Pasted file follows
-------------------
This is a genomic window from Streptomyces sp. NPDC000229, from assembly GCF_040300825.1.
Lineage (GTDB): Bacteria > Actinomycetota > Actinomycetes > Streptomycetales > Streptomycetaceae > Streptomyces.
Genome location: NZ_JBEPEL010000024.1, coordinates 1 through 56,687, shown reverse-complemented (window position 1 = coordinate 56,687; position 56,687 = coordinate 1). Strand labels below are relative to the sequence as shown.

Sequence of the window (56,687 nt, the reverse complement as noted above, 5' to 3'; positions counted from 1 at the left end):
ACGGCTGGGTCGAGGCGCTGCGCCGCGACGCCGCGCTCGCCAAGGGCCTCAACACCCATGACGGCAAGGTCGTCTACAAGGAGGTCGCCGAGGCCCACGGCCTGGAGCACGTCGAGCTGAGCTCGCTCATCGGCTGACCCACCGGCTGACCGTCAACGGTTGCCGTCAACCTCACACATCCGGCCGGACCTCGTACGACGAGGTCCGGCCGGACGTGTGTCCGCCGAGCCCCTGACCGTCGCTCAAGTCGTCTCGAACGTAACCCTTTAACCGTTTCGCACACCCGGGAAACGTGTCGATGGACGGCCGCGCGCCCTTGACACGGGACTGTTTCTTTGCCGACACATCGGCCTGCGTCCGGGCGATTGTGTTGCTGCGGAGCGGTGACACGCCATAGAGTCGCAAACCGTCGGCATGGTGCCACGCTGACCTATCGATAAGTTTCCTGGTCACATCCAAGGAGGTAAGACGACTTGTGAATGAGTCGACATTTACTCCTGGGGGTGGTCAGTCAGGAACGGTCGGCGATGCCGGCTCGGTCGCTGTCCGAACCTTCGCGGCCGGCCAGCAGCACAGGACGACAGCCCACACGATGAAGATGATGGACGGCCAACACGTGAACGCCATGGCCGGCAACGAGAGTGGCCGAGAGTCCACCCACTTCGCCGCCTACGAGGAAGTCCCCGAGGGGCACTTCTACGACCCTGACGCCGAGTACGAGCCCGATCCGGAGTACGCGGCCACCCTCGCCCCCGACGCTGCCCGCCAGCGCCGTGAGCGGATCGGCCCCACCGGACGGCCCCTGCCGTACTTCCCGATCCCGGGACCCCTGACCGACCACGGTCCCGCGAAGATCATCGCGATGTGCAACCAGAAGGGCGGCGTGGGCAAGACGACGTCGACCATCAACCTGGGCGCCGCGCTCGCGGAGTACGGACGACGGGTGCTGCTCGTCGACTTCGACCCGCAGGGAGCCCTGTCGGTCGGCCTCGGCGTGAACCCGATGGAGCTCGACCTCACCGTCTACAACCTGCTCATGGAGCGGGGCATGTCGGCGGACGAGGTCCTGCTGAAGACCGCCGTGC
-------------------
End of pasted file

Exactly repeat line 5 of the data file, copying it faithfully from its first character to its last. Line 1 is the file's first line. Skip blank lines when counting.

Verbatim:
ACGGCTGGGTCGAGGCGCTGCGCCGCGACGCCGCGCTCGCCAAGGGCCTCAACACCCATGACGGCAAGGTCGTCTACAAGGAGGTCGCCGAGGCCCACGGCCTGGAGCACGTCGAGCTGAGCTCGCTCATCGGCTGACCCACCGGCTGACCGTCAACGGTTGCCGTCAACCTCACACATCCGGCCGGACCTCGTACGACGAGGTCCGGCCGGACGTGTGTCCGCCGAGCCCCTGACCGTCGCTCAAGTCGTCTCGAACGTAACCCTTTAACCGTTTCGCACACCCGGGAAACGTGTCGATGGACGGCCGCGCGCCCTTGACACGGGACTGTTTCTTTGCCGACACATCGGCCTGCGTCCGGGCGATTGTGTTGCTGCGGAGCGGTGACACGCCATAGAGTCGCAAACCGTCGGCATGGTGCCACGCTGACCTATCGATAAGTTTCCTGGTCACATCCAAGGAGGTAAGACGACTTGTGAATGAGTCGACATTTACTCCTGGGGGTGGTCAGTCAGGAACGGTCGGCGATGCCGGCTCGGTCGCTGTCCGAACCTTCGCGGCCGGCCAGCAGCACAGGACGACAGCCCACACGATGAAGATGATGGACGGCCAACACGTGAACGCCATGGCCGGCAACGAGAGTGGCCGAGAGTCCACCCACTTCGCCGCCTACGAGGAAGTCCCCGAGGGGCACTTCTACGACCCTGACGCCGAGTACGAGCCCGATCCGGAGTACGCGGCCACCCTCGCCCCCGACGCTGCCCGCCAGCGCCGTGAGCGGATCGGCCCCACCGGACGGCCCCTGCCGTACTTCCCGATCCCGGGACCCCTGACCGACCACGGTCCCGCGAAGATCATCGCGATGTGCAACCAGAAGGGCGGCGTGGGCAAGACGACGTCGACCATCAACCTGGGCGCCGCGCTCGCGGAGTACGGACGACGGGTGCTGCTCGTCGACTTCGACCCGCAGGGAGCCCTGTCGGTCGGCCTCGGCGTGAACCCGATGGAGCTCGACCTCACCGTCTACAACCTGCTCATGGAGCGGGGCATGTCGGCGGACGAGGTCCTGCTGAAGACCGCCGTGC